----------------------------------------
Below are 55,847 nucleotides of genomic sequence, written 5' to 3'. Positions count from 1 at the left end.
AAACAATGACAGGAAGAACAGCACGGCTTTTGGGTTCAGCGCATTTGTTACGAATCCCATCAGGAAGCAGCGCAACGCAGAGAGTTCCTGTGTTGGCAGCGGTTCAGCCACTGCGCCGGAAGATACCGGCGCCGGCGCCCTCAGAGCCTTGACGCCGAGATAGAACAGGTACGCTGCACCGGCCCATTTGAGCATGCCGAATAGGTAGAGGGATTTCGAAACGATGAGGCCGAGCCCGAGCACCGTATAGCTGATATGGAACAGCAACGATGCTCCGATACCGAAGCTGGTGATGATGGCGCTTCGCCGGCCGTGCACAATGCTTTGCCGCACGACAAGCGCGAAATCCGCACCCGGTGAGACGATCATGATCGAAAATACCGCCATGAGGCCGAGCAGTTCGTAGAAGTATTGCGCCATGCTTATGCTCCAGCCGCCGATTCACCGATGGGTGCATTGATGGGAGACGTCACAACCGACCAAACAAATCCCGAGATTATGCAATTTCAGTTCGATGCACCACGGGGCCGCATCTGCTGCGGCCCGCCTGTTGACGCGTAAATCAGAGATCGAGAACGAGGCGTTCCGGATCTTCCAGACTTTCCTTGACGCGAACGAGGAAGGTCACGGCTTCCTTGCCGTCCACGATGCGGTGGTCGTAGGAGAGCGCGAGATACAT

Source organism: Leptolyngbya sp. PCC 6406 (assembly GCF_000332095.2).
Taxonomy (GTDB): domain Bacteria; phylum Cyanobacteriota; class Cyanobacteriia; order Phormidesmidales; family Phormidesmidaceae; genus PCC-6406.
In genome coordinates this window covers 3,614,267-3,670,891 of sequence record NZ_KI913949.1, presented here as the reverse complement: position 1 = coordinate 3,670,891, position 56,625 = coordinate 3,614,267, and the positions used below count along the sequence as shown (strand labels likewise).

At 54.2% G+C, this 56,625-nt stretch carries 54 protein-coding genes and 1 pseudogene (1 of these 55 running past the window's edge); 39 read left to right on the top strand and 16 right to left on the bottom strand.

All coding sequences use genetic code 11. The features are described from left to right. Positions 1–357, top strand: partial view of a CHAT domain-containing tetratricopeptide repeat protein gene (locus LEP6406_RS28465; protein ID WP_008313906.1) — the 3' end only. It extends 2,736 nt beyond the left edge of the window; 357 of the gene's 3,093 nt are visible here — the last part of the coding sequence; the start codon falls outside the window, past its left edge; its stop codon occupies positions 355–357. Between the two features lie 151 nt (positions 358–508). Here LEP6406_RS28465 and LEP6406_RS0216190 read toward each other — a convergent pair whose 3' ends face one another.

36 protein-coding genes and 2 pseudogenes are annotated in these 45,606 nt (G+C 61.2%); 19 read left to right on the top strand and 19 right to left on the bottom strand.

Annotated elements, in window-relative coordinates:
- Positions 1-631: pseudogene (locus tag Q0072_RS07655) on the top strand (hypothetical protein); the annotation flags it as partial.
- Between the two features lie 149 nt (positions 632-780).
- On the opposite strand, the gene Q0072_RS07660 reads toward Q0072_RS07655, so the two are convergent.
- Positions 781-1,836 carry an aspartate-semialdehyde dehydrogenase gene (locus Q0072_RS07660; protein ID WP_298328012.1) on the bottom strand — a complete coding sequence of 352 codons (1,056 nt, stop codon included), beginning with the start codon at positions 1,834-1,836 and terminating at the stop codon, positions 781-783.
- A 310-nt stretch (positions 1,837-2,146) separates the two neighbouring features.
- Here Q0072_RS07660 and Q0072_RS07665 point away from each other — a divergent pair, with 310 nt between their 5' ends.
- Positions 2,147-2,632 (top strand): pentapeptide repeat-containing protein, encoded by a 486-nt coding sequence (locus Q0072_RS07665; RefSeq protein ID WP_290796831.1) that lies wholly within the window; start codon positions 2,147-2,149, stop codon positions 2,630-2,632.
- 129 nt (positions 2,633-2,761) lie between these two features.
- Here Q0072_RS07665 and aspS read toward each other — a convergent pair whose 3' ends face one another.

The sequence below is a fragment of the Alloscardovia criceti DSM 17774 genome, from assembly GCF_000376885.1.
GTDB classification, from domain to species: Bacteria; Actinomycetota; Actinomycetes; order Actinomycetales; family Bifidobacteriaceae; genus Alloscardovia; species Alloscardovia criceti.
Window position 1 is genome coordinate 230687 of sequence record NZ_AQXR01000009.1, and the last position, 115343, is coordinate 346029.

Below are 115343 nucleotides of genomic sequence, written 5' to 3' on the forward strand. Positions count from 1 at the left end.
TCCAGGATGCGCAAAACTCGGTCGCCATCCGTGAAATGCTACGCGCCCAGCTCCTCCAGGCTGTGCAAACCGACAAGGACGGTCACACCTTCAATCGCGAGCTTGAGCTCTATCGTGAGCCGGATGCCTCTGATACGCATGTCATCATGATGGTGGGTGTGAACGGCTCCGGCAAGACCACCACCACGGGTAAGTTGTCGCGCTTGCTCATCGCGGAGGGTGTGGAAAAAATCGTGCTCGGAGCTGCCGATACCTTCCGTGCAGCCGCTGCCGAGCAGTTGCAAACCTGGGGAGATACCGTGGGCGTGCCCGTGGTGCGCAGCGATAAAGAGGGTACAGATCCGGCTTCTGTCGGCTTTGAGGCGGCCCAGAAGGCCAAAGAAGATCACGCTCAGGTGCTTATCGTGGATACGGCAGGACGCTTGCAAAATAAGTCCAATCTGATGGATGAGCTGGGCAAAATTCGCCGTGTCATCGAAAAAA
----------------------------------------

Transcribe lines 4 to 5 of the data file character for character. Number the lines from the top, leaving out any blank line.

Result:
Taxonomy (GTDB): domain Bacteria; phylum Cyanobacteriota; class Cyanobacteriia; order Phormidesmidales; family Phormidesmidaceae; genus PCC-6406.
In genome coordinates this window covers 3,614,267-3,670,891 of sequence record NZ_KI913949.1, presented here as the reverse complement: position 1 = coordinate 3,670,891, position 56,625 = coordinate 3,614,267, and the positions used below count along the sequence as shown (strand labels likewise).